Barring a remarkable rebound in the next two months, Greg Norman will not be returning to the Masters.
Norman, the epitome of collapse and heartache at Augusta National, said he received a letter from chairman Hootie Johnson that he will not be offered a special invitation.
"Hootie wrote explaining the decision, and I think it is the right decision," Norman said at the Heineken Classic in Melbourne, Australia. "I support him 100% and respect him for that."
Norman, a runner-up three times at the major he craves the most, did not qualify for the first time last year but was given a special exemption by the club. He tied for 36th.
The only way for Norman, 48, to qualify now is to move from No. 121 to No. 50 in the world ranking by the end of March, to be in the top 10 on the PGA Tour money after the Players Championships or to win the Players.
Norman is playing the Heineken Classic at Royal Melbourne this week and said he plans to play four PGA Tour events before the deadline.
Johnson invited Norman to be a guest at Augusta National if he doesn't make it, but Norman isn't interested.
"There's no point in me going up there," he said.
Norman's best chance to win the green jacket came in 1996.
He had a six-stroke lead over Nick Faldo entering the last round but shot 78 and lost by five.
The most devastating loss might have been in 1987, when Larry Mize defeated him on the second playoff hole by chipping in for birdie from 140 feet. A year earlier, Norman bogeyed the 18th hole to finish one stroke behind Jack Nicklaus.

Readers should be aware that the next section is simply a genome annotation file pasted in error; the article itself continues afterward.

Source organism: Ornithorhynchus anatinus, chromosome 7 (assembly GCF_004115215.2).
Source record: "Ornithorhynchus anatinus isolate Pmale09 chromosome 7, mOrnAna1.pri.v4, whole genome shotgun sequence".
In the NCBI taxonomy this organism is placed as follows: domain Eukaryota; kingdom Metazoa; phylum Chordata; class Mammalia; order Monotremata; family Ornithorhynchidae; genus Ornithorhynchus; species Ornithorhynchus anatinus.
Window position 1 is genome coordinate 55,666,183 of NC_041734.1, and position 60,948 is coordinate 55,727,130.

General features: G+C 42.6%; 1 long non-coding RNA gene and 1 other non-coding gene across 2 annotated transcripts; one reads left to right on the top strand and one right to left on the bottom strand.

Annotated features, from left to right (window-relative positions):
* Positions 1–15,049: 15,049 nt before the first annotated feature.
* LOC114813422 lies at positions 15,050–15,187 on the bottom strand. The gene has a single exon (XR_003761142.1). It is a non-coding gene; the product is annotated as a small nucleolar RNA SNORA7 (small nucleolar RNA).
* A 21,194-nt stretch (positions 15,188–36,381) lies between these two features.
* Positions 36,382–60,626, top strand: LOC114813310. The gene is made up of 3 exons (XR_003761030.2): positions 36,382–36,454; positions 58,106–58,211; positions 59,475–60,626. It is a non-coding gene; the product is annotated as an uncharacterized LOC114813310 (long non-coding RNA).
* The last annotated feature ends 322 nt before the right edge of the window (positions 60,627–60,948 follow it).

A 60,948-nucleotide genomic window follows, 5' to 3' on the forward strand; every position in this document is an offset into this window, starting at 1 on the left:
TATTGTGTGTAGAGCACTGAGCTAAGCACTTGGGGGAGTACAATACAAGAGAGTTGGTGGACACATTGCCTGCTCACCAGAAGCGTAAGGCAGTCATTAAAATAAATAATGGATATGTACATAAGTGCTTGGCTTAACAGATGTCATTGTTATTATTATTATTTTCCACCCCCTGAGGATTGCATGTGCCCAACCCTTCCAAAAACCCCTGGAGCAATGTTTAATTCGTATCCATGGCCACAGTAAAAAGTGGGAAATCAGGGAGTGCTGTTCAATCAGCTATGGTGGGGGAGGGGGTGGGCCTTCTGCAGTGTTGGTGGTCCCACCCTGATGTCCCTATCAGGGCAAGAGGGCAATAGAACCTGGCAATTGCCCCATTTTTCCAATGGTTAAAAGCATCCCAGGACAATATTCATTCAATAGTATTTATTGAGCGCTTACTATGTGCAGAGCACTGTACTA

Four years ago, Norman was tied for the lead with five holes to play when he bogeyed the 14th and never caught Jose Maria Olazabal.
Norman acknowledged his chances of winning another major at the age of 48 were not good.
"I actually thought I had a chance to win the British Open and one other last year," he said. "I didn't but I performed well."
Norman, a two-time British Open winner, shot a final-round 68 last year at Muirfield to finish four strokes behind a leading group of four, including eventual playoff winner Ernie Els.
"Will I win another major championship? Probably doubtful," Norman said. "Will I win another golf tournament? Yes. I'm a realist."
The PGA of America said it is changing the rule at its sectional tournaments to make women play from the same tees as men if they want to qualify for PGA Tour events.
Suzy Whaley, a club pro in Connecticut, won her PGA sectional last year despite playing from tees that made the course about 10% shorter than what men faced.
Her victory earned her an exemption into the Greater Hartford Open, where Whaley will have to play from the championship tees.
The PGA of America already requires its club professionals to play from the same set of tees to qualify for the PGA Championship, Senior PGA Championship or PGA Cup Matches.
Women can continue to play from the shorter tees if they choose, but they will not be eligible for exemptions into PGA Tour events.